Conductive education is a system of education specifically designed for children and adults who have motor disorders (problems with moving) of neurological origin (damage to the movement areas of the brain). It is based on the premise that the person who has a motor disorder does not have a medical condition requiring treatment, but rather a problem of learning requiring education.
The system pioneered in Hungary by Professor Andras Peto (1893-1967) approaches a physical disability from an educational rather than a treatment perspective. The practice has not been well documented. In fact Peto bequeathed a living practice not a well-documented theory.
Conductive education provides children with a variety of active learning experiences, which leads them towards understanding of their own difficulties and a move towards independence. Peto used the processes inherent in human learning and function, his knowledge of neurology and psychology and his observations from working with children and adults, to create a holistic and integrated system of learning that addresses the physical, cognitive, social and emotional needs of the child in a simultaneous manner.
Conductive Education was developed to take into account the different learning needs of a child who has a motor learning problem. It offers a structured learning environment where the child becomes an active participant in her own learning and thus learns to adapt and adjust to his natural and social environment.
WHAT IS A MOTOR LEARNING DISORDER?
When the child has a motor learning disorder he exhibits a wide range of developmental difficulties which include:
- problems with movement and maintaining upright position;
- perceptual problems (this means the child will find it difficult to co-ordinate and understand what he sees, hears, smells, touches, etc.
- difficulties in learning
- difficulties with speaking and understanding.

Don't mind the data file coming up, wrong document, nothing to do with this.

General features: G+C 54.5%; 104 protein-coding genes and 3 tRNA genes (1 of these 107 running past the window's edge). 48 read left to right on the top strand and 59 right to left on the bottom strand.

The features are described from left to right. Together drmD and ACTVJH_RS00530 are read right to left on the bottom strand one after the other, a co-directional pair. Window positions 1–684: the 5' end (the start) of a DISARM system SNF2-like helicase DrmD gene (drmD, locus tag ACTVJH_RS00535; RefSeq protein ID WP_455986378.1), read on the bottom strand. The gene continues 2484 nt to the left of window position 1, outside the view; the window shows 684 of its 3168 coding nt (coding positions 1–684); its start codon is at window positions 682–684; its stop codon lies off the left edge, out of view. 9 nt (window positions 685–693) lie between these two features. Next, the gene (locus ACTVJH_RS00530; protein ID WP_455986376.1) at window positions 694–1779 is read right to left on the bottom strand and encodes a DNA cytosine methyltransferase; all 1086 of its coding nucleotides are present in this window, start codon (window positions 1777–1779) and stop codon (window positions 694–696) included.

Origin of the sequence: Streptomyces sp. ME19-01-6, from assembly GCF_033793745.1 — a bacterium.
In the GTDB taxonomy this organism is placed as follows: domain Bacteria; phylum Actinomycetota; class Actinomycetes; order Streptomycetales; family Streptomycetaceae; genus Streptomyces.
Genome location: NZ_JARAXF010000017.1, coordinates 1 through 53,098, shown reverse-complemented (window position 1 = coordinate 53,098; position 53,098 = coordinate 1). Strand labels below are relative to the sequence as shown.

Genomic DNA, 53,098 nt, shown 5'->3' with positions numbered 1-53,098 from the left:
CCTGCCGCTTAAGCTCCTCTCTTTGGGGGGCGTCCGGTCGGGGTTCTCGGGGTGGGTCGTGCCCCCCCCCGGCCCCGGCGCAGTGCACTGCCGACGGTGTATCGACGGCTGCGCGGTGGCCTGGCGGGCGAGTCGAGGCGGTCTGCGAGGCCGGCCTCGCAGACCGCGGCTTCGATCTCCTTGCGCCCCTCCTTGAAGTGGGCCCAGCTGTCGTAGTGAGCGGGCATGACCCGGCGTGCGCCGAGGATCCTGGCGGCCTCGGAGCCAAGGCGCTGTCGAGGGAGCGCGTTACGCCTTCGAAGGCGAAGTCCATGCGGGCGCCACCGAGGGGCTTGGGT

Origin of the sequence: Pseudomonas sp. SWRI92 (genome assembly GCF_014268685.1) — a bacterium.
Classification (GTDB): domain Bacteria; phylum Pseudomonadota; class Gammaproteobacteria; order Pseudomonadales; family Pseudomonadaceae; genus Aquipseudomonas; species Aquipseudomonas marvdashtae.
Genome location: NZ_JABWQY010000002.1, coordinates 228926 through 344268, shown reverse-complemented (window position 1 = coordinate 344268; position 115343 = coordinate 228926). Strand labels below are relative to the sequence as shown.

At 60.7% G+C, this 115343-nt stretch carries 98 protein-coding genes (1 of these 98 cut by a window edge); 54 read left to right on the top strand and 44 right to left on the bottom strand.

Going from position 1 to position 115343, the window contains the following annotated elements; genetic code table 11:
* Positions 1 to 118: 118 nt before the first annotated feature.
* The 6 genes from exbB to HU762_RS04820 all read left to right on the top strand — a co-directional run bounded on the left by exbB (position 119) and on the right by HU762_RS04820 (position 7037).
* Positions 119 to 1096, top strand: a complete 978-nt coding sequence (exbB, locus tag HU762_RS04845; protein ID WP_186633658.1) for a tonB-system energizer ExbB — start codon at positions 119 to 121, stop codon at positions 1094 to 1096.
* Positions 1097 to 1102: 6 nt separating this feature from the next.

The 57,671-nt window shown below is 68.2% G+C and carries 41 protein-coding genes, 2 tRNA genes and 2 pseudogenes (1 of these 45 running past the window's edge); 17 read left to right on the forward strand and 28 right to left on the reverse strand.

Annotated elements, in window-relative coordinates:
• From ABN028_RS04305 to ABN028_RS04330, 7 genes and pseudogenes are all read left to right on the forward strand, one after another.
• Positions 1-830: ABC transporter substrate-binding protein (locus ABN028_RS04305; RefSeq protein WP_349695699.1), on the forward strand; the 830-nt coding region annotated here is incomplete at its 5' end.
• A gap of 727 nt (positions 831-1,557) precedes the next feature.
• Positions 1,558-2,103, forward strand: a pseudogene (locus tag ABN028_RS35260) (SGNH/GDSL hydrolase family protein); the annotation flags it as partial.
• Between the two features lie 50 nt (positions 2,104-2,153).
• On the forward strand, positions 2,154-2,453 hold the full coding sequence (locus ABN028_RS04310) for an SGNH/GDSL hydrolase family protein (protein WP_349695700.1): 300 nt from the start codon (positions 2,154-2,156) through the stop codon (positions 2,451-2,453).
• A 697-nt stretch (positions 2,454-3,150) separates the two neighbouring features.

A combination of these difficulties can isolate a child from the normal social interactions of life, and result in a child feeling insecure and having a negative image of himself. The result of all these difficulties has a significant effect upon the child’s motivation and personality. The development of a healthy self-esteem for these children requires education of breath and balance that truly enhances quality of life.
HOW DOES CONDUCTIVE EDUCATION HELP?
The whole educational experience offered by Conductive Education is summed up in a quote from Peto-‘Do not ask what can I do to help but rather what the child can do to help himself’. Peto observed that a motor learning disorder resulted in more than movement difficulties. He saw it affected the whole personality development. Peto’s principle is that the ability to participate is more important than intelligence scores and thus the foundations of his work are rooted in the basic principles of human learning, that is, learning is conscious and active and occurs through social interactions. The underlying philosophy is a belief in the child’s ability to learn. Every activity within a child’s day is regarded as an opportunity for learning and for the child to make progress towards achieving a greater degree of independence through a set of realistic achievable goals. All activities therefore provide contexts for children to learn, practice, generalize and transfer skills.